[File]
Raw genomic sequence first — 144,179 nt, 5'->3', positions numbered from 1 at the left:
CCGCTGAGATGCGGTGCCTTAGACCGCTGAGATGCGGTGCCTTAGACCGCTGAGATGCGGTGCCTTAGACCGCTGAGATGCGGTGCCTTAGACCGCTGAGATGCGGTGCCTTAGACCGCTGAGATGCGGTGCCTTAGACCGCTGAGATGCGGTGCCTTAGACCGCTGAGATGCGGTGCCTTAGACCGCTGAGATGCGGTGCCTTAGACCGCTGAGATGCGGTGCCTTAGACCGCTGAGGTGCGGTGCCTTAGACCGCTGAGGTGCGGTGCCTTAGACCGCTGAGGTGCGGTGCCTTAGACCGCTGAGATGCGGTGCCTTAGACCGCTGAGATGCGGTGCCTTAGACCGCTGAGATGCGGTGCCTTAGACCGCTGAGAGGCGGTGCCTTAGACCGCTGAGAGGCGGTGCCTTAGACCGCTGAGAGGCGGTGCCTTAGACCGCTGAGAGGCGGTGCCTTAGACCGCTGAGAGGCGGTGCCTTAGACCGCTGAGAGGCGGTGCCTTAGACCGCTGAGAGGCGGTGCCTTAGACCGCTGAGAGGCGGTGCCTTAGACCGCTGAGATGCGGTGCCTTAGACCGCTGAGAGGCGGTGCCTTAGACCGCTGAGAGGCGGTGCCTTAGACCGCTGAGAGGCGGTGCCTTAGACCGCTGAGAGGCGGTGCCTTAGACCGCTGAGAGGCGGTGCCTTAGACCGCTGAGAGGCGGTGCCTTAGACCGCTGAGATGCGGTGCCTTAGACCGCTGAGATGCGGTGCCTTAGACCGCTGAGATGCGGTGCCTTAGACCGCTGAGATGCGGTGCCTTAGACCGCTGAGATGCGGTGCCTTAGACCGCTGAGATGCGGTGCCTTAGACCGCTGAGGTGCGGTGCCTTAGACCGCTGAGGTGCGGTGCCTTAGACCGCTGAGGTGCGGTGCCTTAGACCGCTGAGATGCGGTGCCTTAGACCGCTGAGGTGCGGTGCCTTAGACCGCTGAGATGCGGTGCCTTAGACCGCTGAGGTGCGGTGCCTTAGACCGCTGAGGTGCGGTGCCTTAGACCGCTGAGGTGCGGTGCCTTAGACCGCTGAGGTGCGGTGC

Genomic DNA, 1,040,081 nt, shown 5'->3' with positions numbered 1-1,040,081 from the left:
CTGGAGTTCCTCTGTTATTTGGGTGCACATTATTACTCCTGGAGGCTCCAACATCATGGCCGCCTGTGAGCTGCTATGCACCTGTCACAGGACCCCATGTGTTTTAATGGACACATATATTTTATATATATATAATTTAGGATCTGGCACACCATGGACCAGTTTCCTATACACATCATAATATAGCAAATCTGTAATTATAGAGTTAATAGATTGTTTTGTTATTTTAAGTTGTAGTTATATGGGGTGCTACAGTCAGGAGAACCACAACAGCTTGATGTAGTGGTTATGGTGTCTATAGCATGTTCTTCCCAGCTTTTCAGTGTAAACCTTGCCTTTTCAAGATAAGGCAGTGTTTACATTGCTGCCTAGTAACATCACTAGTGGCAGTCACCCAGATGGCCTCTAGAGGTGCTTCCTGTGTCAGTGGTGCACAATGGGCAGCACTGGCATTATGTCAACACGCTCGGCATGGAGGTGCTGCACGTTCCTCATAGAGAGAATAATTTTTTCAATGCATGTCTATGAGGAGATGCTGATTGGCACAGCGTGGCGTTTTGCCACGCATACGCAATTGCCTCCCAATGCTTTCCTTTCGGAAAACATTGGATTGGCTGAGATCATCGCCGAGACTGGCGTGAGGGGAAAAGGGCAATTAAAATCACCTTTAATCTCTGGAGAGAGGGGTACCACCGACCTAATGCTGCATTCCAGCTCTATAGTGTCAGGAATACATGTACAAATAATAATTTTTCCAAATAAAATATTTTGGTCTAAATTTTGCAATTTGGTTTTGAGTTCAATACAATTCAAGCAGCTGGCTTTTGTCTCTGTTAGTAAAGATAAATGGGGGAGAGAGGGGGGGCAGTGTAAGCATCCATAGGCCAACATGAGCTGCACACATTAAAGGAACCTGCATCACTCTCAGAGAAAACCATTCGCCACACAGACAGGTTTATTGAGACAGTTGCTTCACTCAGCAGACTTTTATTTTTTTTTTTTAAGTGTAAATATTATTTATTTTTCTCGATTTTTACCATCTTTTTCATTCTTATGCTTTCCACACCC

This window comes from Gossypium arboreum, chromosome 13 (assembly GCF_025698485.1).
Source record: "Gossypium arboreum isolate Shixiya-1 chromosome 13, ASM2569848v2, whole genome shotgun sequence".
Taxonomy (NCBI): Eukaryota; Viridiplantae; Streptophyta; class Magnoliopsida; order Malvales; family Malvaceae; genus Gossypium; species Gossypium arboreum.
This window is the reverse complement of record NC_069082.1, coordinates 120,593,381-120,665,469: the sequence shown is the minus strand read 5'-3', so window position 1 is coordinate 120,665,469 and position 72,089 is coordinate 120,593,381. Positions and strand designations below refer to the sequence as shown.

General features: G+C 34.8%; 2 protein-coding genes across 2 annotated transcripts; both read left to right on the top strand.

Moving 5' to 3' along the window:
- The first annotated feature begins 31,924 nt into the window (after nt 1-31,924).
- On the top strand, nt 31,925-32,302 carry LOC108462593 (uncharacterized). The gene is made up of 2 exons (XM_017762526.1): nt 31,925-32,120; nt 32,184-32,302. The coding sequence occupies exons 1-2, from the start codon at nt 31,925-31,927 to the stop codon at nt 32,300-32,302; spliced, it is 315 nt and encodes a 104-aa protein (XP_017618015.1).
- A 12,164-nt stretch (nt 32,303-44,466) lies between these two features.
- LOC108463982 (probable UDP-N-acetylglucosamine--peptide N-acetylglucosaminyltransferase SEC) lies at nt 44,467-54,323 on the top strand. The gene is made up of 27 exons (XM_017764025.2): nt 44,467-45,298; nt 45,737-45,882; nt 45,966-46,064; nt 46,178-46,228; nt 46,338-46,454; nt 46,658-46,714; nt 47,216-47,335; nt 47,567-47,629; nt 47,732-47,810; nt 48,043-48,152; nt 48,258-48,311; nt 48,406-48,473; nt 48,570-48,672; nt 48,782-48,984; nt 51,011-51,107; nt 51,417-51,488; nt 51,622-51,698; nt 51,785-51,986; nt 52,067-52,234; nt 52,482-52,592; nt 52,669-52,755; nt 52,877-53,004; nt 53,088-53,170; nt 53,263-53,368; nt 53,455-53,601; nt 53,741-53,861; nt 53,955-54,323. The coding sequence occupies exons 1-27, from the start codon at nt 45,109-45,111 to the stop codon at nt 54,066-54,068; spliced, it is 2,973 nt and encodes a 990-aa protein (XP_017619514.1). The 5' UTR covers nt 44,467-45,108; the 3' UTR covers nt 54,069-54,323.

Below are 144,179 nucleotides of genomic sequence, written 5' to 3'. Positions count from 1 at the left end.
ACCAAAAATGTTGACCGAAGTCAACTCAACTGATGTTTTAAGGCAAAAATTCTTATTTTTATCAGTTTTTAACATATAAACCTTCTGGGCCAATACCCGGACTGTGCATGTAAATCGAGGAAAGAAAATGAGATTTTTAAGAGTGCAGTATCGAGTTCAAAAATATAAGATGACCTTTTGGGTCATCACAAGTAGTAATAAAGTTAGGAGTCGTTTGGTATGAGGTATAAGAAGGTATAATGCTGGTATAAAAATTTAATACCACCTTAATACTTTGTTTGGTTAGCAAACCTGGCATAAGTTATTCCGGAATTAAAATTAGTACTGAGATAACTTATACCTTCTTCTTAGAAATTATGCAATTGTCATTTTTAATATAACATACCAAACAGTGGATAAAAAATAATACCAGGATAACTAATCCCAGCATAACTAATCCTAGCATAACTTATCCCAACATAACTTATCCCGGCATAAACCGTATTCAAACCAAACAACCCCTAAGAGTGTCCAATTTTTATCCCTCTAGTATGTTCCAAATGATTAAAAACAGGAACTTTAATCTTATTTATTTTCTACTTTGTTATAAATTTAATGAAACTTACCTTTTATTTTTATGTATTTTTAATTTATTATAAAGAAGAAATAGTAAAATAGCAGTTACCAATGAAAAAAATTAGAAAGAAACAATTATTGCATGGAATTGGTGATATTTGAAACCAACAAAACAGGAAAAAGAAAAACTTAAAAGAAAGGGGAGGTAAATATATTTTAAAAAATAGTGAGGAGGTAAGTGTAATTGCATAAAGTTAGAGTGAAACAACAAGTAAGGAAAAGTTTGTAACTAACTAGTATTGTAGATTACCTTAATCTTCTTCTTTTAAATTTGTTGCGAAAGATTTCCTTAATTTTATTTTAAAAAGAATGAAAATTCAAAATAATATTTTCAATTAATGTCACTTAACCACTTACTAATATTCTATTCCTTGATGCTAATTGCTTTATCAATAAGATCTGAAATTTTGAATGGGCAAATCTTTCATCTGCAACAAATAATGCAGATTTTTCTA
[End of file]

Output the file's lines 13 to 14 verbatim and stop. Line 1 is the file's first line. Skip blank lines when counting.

- A 12,164-nt stretch (nt 32,303-44,466) lies between these two features.
- LOC108463982 (probable UDP-N-acetylglucosamine--peptide N-acetylglucosaminyltransferase SEC) lies at nt 44,467-54,323 on the top strand. The gene is made up of 27 exons (XM_017764025.2): nt 44,467-45,298; nt 45,737-45,882; nt 45,966-46,064; nt 46,178-46,228; nt 46,338-46,454; nt 46,658-46,714; nt 47,216-47,335; nt 47,567-47,629; nt 47,732-47,810; nt 48,043-48,152; nt 48,258-48,311; nt 48,406-48,473; nt 48,570-48,672; nt 48,782-48,984; nt 51,011-51,107; nt 51,417-51,488; nt 51,622-51,698; nt 51,785-51,986; nt 52,067-52,234; nt 52,482-52,592; nt 52,669-52,755; nt 52,877-53,004; nt 53,088-53,170; nt 53,263-53,368; nt 53,455-53,601; nt 53,741-53,861; nt 53,955-54,323. The coding sequence occupies exons 1-27, from the start codon at nt 45,109-45,111 to the stop codon at nt 54,066-54,068; spliced, it is 2,973 nt and encodes a 990-aa protein (XP_017619514.1). The 5' UTR covers nt 44,467-45,108; the 3' UTR covers nt 54,069-54,323.